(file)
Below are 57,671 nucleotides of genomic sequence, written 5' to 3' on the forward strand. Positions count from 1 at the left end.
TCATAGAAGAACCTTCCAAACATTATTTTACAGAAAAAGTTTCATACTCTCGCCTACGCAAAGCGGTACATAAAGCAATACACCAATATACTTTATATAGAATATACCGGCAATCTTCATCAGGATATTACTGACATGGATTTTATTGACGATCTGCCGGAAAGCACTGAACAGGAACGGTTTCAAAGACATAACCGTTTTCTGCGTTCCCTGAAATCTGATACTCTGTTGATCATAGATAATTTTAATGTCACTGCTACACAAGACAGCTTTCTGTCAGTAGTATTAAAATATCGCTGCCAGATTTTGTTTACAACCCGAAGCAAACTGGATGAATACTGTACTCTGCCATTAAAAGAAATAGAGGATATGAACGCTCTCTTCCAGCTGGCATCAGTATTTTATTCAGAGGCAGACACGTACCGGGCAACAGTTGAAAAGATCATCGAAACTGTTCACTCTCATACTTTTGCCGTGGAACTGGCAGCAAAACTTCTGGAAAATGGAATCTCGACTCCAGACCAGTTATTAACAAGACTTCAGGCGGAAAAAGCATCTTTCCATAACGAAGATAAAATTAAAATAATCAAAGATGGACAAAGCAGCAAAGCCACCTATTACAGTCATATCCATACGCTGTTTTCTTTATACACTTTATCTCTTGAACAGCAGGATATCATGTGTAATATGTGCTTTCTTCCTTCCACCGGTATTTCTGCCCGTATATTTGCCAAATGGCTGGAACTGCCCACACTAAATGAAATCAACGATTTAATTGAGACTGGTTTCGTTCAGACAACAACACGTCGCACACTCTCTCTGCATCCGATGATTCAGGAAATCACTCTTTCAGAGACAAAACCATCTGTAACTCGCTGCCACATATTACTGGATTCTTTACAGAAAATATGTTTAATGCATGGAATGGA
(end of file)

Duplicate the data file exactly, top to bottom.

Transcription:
Below are 57,671 nucleotides of genomic sequence, written 5' to 3' on the forward strand. Positions count from 1 at the left end.
TCATAGAAGAACCTTCCAAACATTATTTTACAGAAAAAGTTTCATACTCTCGCCTACGCAAAGCGGTACATAAAGCAATACACCAATATACTTTATATAGAATATACCGGCAATCTTCATCAGGATATTACTGACATGGATTTTATTGACGATCTGCCGGAAAGCACTGAACAGGAACGGTTTCAAAGACATAACCGTTTTCTGCGTTCCCTGAAATCTGATACTCTGTTGATCATAGATAATTTTAATGTCACTGCTACACAAGACAGCTTTCTGTCAGTAGTATTAAAATATCGCTGCCAGATTTTGTTTACAACCCGAAGCAAACTGGATGAATACTGTACTCTGCCATTAAAAGAAATAGAGGATATGAACGCTCTCTTCCAGCTGGCATCAGTATTTTATTCAGAGGCAGACACGTACCGGGCAACAGTTGAAAAGATCATCGAAACTGTTCACTCTCATACTTTTGCCGTGGAACTGGCAGCAAAACTTCTGGAAAATGGAATCTCGACTCCAGACCAGTTATTAACAAGACTTCAGGCGGAAAAAGCATCTTTCCATAACGAAGATAAAATTAAAATAATCAAAGATGGACAAAGCAGCAAAGCCACCTATTACAGTCATATCCATACGCTGTTTTCTTTATACACTTTATCTCTTGAACAGCAGGATATCATGTGTAATATGTGCTTTCTTCCTTCCACCGGTATTTCTGCCCGTATATTTGCCAAATGGCTGGAACTGCCCACACTAAATGAAATCAACGATTTAATTGAGACTGGTTTCGTTCAGACAACAACACGTCGCACACTCTCTCTGCATCCGATGATTCAGGAAATCACTCTTTCAGAGACAAAACCATCTGTAACTCGCTGCCACATATTACTGGATTCTTTACAGAAAATATGTTTAATGCATGGAATGGA